Viertel adds that "one of the really lovely things about Encores! is that you get to hear these scores played by this orchestra," which for Pipe Dream will have 30 members. "And the Rodgers and Hammerstein Organization is taking great pains to provide a really pristine version of the orchestrations, which are Robert Russell Bennett's, all except one song. What's remarkable to me about listening to the score is you never for an instant would mistake it for anything but a Rodgers and Hammerstein show. You hear the overture and ten seconds into it you know. It's like you're in a dream. You know you're hearing a Rodgers and Hammerstein overture but you can't identify which one. And I love that quality."

Will Chase and Laura Osnes star in the upcoming Encores! production
photo by Joan Marcus

So what went wrong with the original? One thing was the problem of audience expectation. The billing, Chapin says, was "sort of a mismatch. Starting with the fact that the billing was 'Helen Traubel in Pipe Dream.' That's like saying 'the Mother Abbess in Sound of Music.' Or 'Nettie Fowler in Carousel.' Those characters are facilitators. Those are the kinds of characters that Rodgers and Hammerstein used very effectively all the way through their shows — the older, wiser woman who comes into the story at the point where the lead characters need to be boosted into another area — the characters who sing 'You'll Never Walk Alone' or 'Climb Every Mountain.' That shouldn't be the lead."

Chapin also says that Traubel was "a strange choice" for the musical, perhaps selected because of the success Rodgers and Hammerstein had had with another opera star, Ezio Pinza, in South Pacific. "And I don't think she was very good in the show."

Viertel says that "casting Traubel as the madam was a disastrous mistake. Not to take anything away from Helen Traubel the artist. It was just bad miscasting. And then she insisted eventually that all the songs she had be put into a soprano key so she could sound like an operatic soprano. It's like casting Patti LuPone as the Mother Abbess [in Sound of Music], in reverse. It just wasn't meant to sound that way. And so the whole show lost balance because the tone of it suddenly got very confusing. And in the end, I don't know that it would ever have been a smash hit, because it has this relaxed, day-at-the beach quality. It's informal, and fun, and light, and I think audiences had come to expect from Rodgers and Hammerstein something momentous, Earth-changing. And this just isn't that show."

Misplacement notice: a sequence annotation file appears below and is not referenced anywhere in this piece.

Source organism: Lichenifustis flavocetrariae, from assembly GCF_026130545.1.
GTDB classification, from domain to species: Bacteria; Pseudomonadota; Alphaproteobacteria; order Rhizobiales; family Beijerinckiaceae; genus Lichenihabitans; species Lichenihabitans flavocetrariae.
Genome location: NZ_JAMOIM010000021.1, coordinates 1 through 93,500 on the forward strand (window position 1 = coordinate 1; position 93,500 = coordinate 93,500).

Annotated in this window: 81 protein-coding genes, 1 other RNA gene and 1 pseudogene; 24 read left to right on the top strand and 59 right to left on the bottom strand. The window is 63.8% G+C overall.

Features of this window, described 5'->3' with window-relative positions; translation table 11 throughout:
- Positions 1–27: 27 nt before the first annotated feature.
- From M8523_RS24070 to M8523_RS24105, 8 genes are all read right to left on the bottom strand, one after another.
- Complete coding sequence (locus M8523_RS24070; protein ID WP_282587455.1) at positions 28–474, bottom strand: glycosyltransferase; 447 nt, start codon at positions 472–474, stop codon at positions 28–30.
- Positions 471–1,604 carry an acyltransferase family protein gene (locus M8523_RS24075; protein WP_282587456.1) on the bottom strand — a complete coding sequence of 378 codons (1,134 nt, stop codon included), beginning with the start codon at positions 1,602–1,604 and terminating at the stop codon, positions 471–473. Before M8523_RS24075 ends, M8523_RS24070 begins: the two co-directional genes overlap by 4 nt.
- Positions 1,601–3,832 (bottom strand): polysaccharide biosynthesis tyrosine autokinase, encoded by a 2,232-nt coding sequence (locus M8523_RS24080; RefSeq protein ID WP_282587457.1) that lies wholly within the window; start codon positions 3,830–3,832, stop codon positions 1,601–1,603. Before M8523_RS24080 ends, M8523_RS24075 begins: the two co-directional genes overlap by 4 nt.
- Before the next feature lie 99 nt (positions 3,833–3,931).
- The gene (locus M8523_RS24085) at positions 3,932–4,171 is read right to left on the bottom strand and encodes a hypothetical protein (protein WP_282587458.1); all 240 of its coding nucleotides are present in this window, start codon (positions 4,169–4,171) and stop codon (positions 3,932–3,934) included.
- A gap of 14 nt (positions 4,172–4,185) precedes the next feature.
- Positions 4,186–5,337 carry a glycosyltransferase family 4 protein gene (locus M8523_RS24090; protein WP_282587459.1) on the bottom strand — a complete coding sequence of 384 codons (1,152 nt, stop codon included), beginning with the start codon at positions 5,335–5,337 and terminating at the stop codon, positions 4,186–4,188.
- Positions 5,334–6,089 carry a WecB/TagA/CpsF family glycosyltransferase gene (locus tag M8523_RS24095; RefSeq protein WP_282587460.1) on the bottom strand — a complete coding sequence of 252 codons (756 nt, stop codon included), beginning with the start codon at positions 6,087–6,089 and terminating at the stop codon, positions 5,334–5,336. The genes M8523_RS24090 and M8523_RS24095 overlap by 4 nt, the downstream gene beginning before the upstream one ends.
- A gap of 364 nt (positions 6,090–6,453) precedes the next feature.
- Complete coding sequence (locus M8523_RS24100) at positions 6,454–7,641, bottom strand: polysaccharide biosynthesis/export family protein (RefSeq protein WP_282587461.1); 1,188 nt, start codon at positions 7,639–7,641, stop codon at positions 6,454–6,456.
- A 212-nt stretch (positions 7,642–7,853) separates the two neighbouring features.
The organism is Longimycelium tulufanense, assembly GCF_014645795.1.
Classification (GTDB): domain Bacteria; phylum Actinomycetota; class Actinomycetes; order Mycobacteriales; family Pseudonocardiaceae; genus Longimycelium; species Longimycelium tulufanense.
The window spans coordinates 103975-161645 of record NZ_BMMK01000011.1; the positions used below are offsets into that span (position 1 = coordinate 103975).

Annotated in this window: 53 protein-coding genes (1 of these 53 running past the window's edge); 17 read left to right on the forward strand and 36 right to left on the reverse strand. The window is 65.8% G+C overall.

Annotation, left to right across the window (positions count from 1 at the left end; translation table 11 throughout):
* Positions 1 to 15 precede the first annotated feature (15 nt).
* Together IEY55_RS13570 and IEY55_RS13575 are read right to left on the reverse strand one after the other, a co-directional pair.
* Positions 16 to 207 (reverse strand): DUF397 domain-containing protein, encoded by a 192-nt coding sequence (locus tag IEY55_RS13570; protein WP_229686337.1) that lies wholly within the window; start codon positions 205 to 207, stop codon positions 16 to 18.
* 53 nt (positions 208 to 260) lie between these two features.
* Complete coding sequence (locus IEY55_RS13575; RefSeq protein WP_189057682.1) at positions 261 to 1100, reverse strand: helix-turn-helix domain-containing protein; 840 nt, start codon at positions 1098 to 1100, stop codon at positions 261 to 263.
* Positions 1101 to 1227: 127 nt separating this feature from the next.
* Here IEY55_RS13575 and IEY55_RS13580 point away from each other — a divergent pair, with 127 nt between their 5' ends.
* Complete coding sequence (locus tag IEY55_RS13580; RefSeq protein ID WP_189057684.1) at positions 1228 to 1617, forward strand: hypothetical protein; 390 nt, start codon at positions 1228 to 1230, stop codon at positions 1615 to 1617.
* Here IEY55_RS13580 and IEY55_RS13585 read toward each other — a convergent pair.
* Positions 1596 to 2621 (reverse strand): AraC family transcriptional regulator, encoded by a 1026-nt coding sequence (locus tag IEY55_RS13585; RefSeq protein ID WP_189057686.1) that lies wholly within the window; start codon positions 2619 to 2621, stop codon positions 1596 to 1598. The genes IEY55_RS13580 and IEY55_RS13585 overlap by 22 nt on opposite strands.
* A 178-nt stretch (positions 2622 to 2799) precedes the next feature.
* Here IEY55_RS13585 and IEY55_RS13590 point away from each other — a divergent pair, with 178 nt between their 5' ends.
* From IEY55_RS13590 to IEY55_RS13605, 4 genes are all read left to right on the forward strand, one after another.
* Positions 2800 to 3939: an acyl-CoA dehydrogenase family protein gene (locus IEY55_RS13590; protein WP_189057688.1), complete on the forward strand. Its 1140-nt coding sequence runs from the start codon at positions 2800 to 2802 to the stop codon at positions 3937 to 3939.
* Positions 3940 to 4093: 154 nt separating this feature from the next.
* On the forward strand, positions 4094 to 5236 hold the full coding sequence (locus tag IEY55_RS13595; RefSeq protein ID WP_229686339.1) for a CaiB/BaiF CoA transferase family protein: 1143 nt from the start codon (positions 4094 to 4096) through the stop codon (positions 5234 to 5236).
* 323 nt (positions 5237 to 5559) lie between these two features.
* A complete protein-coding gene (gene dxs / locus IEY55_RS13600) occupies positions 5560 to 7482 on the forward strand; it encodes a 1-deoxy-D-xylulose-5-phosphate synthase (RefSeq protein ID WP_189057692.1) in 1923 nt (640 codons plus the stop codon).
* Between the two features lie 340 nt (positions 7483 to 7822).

He says, though, that he is "completely fascinated by the idea of Rodgers and Hammerstein trying to wrap their arms around a bunch of sort of indolent but charming lay-abouts as opposed to the characters they usually wrote about who were involved in real life-and-death struggles of one sort or another. This is a very light show. It's almost more like a Rodgers and Hart show in some ways. The meeting of the minds — the meeting of Steinbeck's rambling rovers and Hammerstein's impulse toward strivers — creates a very interesting tension."

That tension was a key aspect. It has long been noted that the grittiness of the Steinbeck novel — after all, two main characters are a prostitute and a madam, figures with which Hammerstein was likely uneasy — was toned down in the libretto. (One doesn't usually think of Hammerstein librettos being inhabited by prostitutes.)

"You can understand," Chapin says, "why Rodgers and Hammerstein were, in the mid-1950s, attracted to the Steinbeck characters, who were much more gritty and much more earthbound than the characters Rodgers and Hammerstein were attracted to in other shows." How Rodgers and Hammerstein thought that "since they were the innovators, why not try to do a show that involves people like this. I remember talking to [producer] Cy Feuer about this years ago, and he said that Rodgers and Hammerstein just did musicals with pretty girls in dresses with bows on them' and it was time for them to do a 'mug show.' Pipe Dream is their attempt to do a 'mug show,' like Guys and Dolls."

Mike Kellin in the 1955 Broadway production
Courtesy of Rodgers & Hammerstein – An Imagem Company

In the Steinbeck novel, sex was the text, not the subtext. "There's a wonderful quote somewhere from Oscar Hammerstein," Chapin says, "that says if sex isn't at the core of the story, it's probably not worth writing. And of course here sex is right on the surface. For these characters, their trade is sex. And that's kind of not what Rodgers and Hammerstein do. [In Sound of Music], there's a nun who feels something stirring within her for a guy; [in The King and I], there's a very prim and proper Welsh school lady who falls in love with the King of Siam. There's inner emotional and sexual fire within all these stories. But it's not people who trade in it."